Thursday, January 31, 2013

BUDDHACARITA 4.61: The Non-Emotional Preaches Dharma

¦−⏑⏑−¦¦−−⏑⏑¦⏑−⏑−   bhavipulā
viyujyamāne hi tarau puṣpair-api phalair-api |
patati cchidyamāne vā tarur-anyo na śocate || 4.61

For at a tree's shedding

Of its flowers and fruits,

And at its falling, or at its felling,

No other tree mourns.”

Ostensibly today's verse, following on from yesterday's verse, provides with the example of a tree an illustration of an organism which, though living, does not depend for its existence on the exercise of reason.

Ostensibly, then, the prince in today's verse is still criticizing those others who, like trees, fail to exercise their reason in establishing the will to the truth.

The alternative or contrary way of reading today's verse, which is the concluding verse in a series of six verses containing the prince's reflections, is to read it as a suggestion of the ultimate truth of a buddha – which might be just to stand, or just to sit, like a tree.

There is a chapter of Shobogenzo titled 無情説法 (Jap: MUJO-SEPPO) , “The Non-Emotional Preaches Dharma.” Today's verse, as I read it, relates to that teaching.

If you want to look at an actual example of a human being who lives his or her life undisturbed by emotion then I honestly wouldn't bother looking at me. I am, in the words of Marjory Barlow, “an inveterate worrier.”

When I sit and look out of my bedroom window, however, and see white clouds floating west to east in a blue sky, and a bare apple tree glinting in the winter sunshine, the clouds and the tree are immaculate exemplars of the one golden dharma that physicists suspect the universe will never be found to disobey – namely, the 2nd law of thermodynamics.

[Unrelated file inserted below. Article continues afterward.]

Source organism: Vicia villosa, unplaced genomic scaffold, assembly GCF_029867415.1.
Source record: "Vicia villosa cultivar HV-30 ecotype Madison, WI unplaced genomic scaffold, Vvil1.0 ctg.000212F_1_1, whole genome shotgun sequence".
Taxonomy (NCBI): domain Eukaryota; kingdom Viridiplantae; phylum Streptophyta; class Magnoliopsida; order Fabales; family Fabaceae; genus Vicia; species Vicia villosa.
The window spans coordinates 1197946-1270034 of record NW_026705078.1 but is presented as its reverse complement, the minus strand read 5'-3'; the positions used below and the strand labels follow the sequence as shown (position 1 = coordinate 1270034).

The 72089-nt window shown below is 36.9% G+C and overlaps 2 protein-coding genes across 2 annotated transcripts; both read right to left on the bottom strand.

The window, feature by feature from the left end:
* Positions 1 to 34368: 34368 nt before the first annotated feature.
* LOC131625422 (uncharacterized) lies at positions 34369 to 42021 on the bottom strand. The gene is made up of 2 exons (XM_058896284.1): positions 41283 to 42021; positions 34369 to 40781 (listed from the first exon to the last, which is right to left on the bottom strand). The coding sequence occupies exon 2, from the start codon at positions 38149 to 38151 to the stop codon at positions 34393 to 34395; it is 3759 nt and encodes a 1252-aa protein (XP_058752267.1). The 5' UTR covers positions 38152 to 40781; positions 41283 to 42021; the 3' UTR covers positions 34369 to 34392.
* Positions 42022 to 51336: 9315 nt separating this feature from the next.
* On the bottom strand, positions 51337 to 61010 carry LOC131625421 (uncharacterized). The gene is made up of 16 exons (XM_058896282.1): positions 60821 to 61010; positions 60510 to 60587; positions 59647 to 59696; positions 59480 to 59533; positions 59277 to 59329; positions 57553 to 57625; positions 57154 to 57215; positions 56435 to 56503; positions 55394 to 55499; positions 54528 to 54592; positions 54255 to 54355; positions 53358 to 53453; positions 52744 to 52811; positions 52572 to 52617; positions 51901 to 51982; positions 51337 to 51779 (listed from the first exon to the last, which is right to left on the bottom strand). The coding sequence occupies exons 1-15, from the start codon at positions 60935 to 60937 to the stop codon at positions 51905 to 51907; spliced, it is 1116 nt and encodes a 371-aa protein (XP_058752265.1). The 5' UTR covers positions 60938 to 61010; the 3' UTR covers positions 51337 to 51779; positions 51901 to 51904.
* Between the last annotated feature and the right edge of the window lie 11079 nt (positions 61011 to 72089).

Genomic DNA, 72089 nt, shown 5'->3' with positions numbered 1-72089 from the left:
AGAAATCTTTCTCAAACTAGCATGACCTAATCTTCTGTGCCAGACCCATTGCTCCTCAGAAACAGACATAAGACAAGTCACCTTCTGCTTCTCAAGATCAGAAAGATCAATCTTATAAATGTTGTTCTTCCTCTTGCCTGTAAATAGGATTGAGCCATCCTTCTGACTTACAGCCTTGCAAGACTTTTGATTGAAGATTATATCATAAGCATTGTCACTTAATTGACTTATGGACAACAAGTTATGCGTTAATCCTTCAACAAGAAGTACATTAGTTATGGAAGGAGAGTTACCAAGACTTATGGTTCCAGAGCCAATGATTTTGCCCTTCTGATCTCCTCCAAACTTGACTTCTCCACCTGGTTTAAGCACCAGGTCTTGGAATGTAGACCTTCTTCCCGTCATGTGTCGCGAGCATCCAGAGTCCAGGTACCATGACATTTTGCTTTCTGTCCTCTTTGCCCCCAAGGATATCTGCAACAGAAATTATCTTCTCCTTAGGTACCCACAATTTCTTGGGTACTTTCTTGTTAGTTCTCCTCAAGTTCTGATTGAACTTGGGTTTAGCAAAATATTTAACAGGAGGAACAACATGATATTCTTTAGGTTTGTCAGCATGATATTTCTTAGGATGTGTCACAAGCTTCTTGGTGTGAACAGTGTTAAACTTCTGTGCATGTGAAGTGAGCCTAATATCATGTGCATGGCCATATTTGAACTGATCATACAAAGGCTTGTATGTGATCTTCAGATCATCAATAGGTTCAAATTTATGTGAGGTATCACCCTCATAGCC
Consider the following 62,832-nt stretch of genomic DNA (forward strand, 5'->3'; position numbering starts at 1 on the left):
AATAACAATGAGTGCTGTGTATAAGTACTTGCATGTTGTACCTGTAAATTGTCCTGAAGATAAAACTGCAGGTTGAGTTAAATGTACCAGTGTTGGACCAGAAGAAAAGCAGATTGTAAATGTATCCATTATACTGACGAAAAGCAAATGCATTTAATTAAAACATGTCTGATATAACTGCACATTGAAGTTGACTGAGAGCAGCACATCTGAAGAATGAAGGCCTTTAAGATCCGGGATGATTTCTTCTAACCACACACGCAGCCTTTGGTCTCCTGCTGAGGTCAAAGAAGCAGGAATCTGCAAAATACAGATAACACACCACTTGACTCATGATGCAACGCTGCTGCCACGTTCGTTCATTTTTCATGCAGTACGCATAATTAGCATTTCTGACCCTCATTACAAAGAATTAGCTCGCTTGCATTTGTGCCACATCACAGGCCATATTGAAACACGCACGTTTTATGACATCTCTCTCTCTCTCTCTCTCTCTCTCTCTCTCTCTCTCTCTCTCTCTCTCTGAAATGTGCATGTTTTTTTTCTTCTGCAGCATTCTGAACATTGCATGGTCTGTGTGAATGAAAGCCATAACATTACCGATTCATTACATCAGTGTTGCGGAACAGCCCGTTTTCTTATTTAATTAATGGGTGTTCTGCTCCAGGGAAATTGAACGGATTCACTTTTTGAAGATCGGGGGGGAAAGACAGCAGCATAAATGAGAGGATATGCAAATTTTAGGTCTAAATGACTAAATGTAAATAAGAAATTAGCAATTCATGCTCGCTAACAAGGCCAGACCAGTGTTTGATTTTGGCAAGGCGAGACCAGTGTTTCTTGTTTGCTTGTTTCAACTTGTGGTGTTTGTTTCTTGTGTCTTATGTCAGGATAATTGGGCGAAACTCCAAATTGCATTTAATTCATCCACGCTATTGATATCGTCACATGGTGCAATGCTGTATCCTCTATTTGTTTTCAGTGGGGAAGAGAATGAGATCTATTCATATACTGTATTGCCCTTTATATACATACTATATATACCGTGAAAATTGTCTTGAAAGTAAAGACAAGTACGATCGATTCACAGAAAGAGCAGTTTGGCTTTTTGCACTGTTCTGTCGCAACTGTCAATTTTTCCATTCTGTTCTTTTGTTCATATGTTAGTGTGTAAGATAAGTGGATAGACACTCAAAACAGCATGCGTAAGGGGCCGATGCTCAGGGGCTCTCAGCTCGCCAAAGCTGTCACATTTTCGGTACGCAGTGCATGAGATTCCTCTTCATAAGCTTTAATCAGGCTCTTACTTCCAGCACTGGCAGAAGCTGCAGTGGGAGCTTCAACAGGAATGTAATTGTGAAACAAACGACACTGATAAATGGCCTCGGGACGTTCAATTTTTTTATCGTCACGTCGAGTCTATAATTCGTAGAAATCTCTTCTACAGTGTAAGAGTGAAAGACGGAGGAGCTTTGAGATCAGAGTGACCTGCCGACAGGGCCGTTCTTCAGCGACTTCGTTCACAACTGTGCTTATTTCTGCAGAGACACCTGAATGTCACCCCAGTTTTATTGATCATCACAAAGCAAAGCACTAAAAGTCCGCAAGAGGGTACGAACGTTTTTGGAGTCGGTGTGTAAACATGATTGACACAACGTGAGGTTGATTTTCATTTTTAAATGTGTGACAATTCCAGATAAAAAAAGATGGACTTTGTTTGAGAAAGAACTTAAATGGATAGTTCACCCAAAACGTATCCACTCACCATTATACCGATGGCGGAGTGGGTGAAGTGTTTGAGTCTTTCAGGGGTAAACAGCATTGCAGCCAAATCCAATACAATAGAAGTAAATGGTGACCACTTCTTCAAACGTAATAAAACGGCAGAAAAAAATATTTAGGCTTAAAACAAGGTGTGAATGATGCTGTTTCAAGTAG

Though I have described it as an immaculate exemplar, as it stands there, totally undisturbed by thoughts and feelings, temporarily obstructing the 2nd law with its upward and outward direction of energy, the apple tree in my garden has individual peculiarities. It is by no means symmetrical. It has twists and bumps and scars like no other apple tree. It belongs to that genus of tree that Aśvaghoṣa describes in Saundara-nanda Canto 10, as anyāḥ vṛkṣāḥ – trees which are different, individual, other.

In conclusion then, to understand what Aśvaghoṣa really means in today's verse by tarur anyaḥ, “another tree,” it may be necessary to understand what he means in SN10.19 by anye vṛkṣāḥ, “other/odd/different trees.” Again, in order to understand the real meaning of anye vṛkṣāḥ, it might be necessary to understand what the likes of Dogen and his Chinese ancestors meant by 非仏 (HI-BUTSU), “a non-buddha.” And ultimately, in order to understand the real meaning of 非仏 (HI-BUTSU), “a non-buddha,” it might be necessary to understand what the likes of Dogen and his Chinese ancestors meant by 非思量 (HI-SHIRYO), “non-thinking.”

In a comment to yesterday's post, some bloke called Rich seemed to opine that top rugby players exercise reason in training but when they are actually playing in a match, reason goes out of the window and everything is pure action. What a totally fucking stupid and baseless opinion! I may not know much, I may know almost nothing, but I know a groundless view when I see one.

One senses that Rich is familiar with the Buddhist theory of the likes of my teacher, Gudo Nishijima, but one wonders if Rich has ever actually played rugby, or any challenging sport.

My confidence in this matter comes out of real experience. For several years playing rugby was at the centre of my universe, and so I know from real experience that excellent practice of non-thinking on a rugby pitch invariably arises out of thinking, out of exercise of the faculty of reason, out of what ex-Welsh international rugby player and BBC rugby commentator Jonathan Davies frequently refers to as using the top two inches, and out of what FM Alexander called "thinking in activity."